Thursday, January 21, 2016
Attached, please find information regarding the 2016 PILnet Fellowship Program—a unique program at Columbia University School of Law specifically designed for international public interest advocates. PILnet: The Global Network of Public Interest Law, is an international nonprofit organization that works to advance public interest law around the world by supporting organizations, programs and individuals involved in delivering justice and protecting human rights. One key aspect of our programming is the PILnet Fellowship Program, now in its 19th year, which targets future leaders in various fields of public interest advocacy.
PILnet is now accepting applications for the 2016-2017 PILnet Fellowship from candidates in mainland China, in addition to other developing countries. This Fellowship will cover eight months of study and practical experience in New York, during which time Fellows will develop a project designed to further the rule of law in their home countries. The Fellowship begins with a semester of study at Columbia University School of Law and a series of professional development trainings. In the spring, the PILnet Fellows will participate in study visits to various cities in the U.S. and Europe, as well as two-month internships at New York-based public interest law organizations. Fellows return to their home countries after the Fellowship with the aim of implementing the rule of law project they developed during the Fellowship.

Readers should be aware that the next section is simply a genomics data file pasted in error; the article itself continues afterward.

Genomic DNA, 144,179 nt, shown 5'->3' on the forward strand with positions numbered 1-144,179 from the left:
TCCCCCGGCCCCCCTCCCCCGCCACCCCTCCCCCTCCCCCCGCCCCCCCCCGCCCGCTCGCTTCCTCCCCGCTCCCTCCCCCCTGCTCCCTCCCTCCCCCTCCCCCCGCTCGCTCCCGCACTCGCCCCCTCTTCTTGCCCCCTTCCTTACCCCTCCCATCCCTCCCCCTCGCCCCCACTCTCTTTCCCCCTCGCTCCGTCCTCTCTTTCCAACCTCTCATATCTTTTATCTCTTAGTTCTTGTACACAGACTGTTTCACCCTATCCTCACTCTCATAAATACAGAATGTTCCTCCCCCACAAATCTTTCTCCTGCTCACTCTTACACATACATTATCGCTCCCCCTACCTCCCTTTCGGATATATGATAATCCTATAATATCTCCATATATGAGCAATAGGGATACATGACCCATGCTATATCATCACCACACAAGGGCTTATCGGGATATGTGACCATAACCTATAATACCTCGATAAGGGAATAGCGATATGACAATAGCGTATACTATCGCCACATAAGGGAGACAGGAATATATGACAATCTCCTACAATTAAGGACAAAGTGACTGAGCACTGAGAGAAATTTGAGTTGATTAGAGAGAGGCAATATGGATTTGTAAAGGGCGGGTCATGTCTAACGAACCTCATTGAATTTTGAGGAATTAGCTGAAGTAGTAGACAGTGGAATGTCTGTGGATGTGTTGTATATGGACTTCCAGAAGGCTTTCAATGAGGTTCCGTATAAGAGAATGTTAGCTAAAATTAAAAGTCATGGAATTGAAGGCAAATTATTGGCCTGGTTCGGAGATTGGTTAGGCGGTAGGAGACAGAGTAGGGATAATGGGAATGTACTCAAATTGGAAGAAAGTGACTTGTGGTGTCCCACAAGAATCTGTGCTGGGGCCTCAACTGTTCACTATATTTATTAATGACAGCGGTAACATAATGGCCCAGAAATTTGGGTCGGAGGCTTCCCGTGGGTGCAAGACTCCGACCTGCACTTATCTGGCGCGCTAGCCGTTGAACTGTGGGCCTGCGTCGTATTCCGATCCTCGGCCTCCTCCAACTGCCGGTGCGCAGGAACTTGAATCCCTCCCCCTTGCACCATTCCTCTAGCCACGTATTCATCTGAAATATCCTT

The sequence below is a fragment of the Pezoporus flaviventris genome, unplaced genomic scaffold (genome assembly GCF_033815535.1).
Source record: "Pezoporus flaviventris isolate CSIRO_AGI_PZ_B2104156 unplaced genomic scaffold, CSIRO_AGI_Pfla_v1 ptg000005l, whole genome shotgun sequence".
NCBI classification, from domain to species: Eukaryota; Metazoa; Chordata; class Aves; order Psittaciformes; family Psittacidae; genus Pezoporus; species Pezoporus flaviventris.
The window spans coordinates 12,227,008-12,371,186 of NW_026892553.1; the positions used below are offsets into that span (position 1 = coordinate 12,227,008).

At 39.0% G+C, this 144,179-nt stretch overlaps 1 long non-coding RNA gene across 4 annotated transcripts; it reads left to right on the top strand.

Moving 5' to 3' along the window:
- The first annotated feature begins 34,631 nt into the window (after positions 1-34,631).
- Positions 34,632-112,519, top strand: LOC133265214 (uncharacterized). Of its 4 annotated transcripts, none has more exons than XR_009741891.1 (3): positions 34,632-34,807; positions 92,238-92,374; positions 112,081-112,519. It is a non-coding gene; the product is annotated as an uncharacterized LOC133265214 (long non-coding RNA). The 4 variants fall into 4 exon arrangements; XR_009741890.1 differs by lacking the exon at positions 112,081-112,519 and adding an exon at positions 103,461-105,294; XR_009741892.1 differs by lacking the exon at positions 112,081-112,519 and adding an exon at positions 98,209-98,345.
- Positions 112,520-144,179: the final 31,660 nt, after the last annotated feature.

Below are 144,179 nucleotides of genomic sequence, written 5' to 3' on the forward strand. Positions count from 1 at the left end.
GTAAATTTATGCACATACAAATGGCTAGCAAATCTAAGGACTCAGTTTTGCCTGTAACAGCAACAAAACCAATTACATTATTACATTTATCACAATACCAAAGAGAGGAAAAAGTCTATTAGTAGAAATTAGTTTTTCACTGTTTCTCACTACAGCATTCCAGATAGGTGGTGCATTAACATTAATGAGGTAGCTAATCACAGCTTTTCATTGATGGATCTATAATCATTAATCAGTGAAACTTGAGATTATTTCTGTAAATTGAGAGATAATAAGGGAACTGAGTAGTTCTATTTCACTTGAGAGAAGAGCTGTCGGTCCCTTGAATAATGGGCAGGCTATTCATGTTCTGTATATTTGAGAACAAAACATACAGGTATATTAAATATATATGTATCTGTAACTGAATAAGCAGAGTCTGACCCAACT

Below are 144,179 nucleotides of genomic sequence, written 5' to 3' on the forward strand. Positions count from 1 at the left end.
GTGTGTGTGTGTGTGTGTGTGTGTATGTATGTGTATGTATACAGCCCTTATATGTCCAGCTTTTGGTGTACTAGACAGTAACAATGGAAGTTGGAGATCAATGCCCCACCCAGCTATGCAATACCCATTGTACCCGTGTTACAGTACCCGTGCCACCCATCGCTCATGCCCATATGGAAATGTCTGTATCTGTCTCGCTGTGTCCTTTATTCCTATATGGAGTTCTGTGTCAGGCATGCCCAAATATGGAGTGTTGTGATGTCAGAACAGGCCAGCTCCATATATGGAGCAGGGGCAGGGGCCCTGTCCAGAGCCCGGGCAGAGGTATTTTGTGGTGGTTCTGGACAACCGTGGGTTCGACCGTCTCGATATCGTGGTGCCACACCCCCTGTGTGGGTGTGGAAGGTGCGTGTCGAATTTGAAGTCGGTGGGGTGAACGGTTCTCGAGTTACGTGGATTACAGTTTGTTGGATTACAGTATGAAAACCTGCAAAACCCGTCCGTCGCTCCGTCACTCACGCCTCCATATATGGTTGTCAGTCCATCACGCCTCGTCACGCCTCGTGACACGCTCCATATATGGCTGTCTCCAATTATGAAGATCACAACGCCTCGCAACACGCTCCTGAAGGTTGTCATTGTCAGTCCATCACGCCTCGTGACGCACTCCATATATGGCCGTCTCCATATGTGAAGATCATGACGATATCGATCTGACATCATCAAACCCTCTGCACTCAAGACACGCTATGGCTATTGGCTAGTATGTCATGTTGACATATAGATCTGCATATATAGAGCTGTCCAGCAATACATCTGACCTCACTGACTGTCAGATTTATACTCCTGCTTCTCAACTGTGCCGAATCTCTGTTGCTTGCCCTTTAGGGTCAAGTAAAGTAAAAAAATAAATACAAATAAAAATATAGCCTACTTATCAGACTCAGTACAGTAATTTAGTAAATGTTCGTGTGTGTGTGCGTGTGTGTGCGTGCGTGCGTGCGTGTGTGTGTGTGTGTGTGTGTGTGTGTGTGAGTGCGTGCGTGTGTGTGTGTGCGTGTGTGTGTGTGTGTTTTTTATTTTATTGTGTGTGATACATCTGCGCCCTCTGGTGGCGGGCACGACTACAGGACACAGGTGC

For more details, please refer to the announcement and application form attached. If you have any questions, feel free to get in touch through the contact listed.
Sunday, January 3, 2016
The Faculty of Law at Monash University is interested in hiring someone with Chinese law expertise. Here’s the announcement. It doesn’t mention China specifically, but I am informed that that is one of their areas of interest.